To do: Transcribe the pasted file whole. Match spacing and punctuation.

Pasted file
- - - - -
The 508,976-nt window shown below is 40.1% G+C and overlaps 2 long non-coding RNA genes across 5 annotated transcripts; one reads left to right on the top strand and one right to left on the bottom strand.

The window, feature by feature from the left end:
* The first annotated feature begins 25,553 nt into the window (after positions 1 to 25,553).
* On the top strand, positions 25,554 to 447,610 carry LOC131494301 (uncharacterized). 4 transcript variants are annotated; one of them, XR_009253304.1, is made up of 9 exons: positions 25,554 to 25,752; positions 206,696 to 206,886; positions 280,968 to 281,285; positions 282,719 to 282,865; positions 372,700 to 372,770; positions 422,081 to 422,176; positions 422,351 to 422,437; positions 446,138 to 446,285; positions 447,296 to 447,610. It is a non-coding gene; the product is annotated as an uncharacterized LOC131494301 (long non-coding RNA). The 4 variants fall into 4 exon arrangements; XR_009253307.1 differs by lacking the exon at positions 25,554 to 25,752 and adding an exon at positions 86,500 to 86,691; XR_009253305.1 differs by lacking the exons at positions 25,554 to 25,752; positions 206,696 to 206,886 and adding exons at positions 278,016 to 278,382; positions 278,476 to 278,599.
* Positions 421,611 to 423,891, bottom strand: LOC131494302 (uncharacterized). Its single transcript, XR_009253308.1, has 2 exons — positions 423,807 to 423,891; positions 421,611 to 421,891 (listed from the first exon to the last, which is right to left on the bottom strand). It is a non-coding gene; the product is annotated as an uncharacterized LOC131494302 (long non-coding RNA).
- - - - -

The 508,976-nt window shown below is 40.1% G+C and overlaps 2 long non-coding RNA genes across 5 annotated transcripts; one reads left to right on the top strand and one right to left on the bottom strand.

The window, feature by feature from the left end:
* The first annotated feature begins 25,553 nt into the window (after positions 1 to 25,553).
* On the top strand, positions 25,554 to 447,610 carry LOC131494301 (uncharacterized). 4 transcript variants are annotated; one of them, XR_009253304.1, is made up of 9 exons: positions 25,554 to 25,752; positions 206,696 to 206,886; positions 280,968 to 281,285; positions 282,719 to 282,865; positions 372,700 to 372,770; positions 422,081 to 422,176; positions 422,351 to 422,437; positions 446,138 to 446,285; positions 447,296 to 447,610. It is a non-coding gene; the product is annotated as an uncharacterized LOC131494301 (long non-coding RNA). The 4 variants fall into 4 exon arrangements; XR_009253307.1 differs by lacking the exon at positions 25,554 to 25,752 and adding an exon at positions 86,500 to 86,691; XR_009253305.1 differs by lacking the exons at positions 25,554 to 25,752; positions 206,696 to 206,886 and adding exons at positions 278,016 to 278,382; positions 278,476 to 278,599.
* Positions 421,611 to 423,891, bottom strand: LOC131494302 (uncharacterized). Its single transcript, XR_009253308.1, has 2 exons — positions 423,807 to 423,891; positions 421,611 to 421,891 (listed from the first exon to the last, which is right to left on the bottom strand). It is a non-coding gene; the product is annotated as an uncharacterized LOC131494302 (long non-coding RNA).